Alternative medicine: Safety issues

Last updated: Friday, August 10, 2018

Kava kava    Courtesy of Wowbobwow12 via Wikimedia Commons

1. Herbal medicines


Many patients perceive herbal medicines as ‘safe’ because they occur naturally. However, some herbal medicines can be potentially harmful at therapeutic doses, e.g. kava kava, now banned in the UK, can cause hepatotoxicity; St John’s wort can interact with many conventional medicines.

In addition, the quality of some unregulated herbal products such as those used in traditional medicine may be causes of harm. Potential problems include:

  • Failure of good manufacturing practice; incomplete or inaccurate labelling sometimes leading to inability to identify the product or its ingredients; incorrect dosage or instructions.
  • Adulteration (e.g. inclusion of pharmaceuticals or toxic metals); mis-identification of herbs; substitution (i.e. different herb used to that which is supposed to be in the preparation); varying strengths of active ingredient between brands or batches (e.g. for St John’s wort preparations)

The amount of reliable safety information available about herbal medicines can be very limited. This lack of data makes it difficult to provide information in response to common clinical questions such as: Will it interact with my prescription medicines? Is it OK to use in renal impairment? Could it be causing my patient's hyperglycaemia? We highlight some online information sources later in this tutorial that can help you by summarising published evidence or offering guidance.
Questions about interactions between conventional medicines and herbal products are particularly common. Since there are rarely any high quality clinical studies, it is helpful to look for herbal side effects that might be additive to those of the medicine or, conversely, may oppose its therapeutic action. For example, high strength garlic products can increase the risk of bleeding so patients should be careful about taking anticoagulants or antiplatelet medicines. Echinacea has been reported to have immune stimulating effects so caution is advised if taken with immunosuppressant medicines. A few herbal medicines such as St John's Wort and Panax ginseng may affect drug-metabolising enzymes such as cytochrome p450, which broadens the potential for interactions.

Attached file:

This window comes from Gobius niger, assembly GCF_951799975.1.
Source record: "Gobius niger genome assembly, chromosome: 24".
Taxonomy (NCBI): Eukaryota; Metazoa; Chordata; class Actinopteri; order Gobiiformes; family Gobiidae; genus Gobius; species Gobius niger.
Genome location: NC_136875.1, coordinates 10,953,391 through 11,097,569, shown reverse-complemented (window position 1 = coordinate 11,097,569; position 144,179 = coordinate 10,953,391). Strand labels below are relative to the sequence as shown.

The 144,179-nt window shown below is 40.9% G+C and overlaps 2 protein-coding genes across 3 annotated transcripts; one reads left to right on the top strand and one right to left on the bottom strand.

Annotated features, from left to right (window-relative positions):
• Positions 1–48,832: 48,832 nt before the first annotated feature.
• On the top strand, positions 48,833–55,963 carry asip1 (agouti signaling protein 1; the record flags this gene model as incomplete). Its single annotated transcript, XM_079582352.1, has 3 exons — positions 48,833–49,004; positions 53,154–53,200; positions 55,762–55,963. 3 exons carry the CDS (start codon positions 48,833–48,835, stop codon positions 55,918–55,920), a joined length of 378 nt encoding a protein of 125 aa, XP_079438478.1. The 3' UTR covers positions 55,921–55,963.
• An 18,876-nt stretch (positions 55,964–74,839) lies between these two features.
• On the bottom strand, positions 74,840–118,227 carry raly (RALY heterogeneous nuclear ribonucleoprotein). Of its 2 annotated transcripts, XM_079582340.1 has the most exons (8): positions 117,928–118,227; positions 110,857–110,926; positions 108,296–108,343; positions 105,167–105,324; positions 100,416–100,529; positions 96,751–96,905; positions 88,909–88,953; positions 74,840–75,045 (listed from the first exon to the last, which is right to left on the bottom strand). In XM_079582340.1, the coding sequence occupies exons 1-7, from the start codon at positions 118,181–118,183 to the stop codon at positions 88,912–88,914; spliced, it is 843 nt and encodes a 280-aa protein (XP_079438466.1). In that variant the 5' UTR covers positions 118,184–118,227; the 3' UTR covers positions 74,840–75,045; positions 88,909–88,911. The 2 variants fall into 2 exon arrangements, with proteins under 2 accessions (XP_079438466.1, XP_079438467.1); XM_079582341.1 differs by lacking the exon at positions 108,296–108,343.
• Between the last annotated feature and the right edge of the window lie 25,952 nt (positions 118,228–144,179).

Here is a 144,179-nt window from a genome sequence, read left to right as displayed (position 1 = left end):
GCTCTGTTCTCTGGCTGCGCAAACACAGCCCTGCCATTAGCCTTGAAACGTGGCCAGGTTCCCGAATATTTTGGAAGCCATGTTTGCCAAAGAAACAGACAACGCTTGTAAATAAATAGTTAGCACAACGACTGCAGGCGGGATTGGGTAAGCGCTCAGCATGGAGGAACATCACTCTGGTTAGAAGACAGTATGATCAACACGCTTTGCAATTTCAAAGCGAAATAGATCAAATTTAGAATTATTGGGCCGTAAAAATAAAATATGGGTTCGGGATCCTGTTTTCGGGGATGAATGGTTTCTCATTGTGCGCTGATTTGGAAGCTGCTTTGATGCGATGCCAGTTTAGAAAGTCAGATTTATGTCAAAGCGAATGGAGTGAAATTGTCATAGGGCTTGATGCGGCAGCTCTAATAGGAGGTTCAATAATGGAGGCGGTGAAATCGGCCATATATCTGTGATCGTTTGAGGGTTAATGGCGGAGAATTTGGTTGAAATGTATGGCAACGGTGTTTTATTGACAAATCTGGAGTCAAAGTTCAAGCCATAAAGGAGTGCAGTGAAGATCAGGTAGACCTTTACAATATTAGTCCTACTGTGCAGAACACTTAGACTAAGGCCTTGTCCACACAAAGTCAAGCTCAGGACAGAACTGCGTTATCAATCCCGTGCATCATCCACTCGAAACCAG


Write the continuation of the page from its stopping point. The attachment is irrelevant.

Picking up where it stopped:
Echinacea    Courtesy of Simon Wills
Many side effects of herbal products are probably dose-related Type A reactions, but the constituents of the herb and/or the pharmacology of those constituents are often not clearly established. So predicting side effects is not easy, and large scale safety studies are generally absent. Consequently, a lot of the information about safety comes from small studies or case reports of suspected significant adverse reactions to individual herbal medicines in the medical literature. People can of course be allergic to herbal medicines too – Calendula, for example, can cause eczema-type skin reactions. The main method for reporting adverse reactions due to herbal medicines in the UK is to the MHRA through the Yellow Card reporting scheme.

2. Homeopathic medicines

There is no evidence that homeopathic medicines interact with conventional medications. In practice, if a homeopathic medicine is from a reputable source and the strength is stated, it is generally accepted that no interaction with conventional medicines, or any adverse effects, would be anticipated based on conventional beliefs. High concentration or unknown dilution products may, theoretically, contain active ingredient and could potentially interact with conventional medicines. Such situations should be treated as if dealing with a herbal product.

3. Dietary supplements

Dietary supplements also have the potential to cause adverse effects and to interact with conventional and alternative medicines. Some products contain levels of vitamins or minerals in excess of those in prescription-only medicines and high doses can cause toxicity. Patients taking chronic high doses of selenium, for example, can develop selenosis – a condition which has symptoms such as fatigue, skin/hair/nail changes, peripheral nerve damage, gastrointestinal upset, and can be fatal. The Food Standards Agency has set safe levels of intake for vitamins and minerals.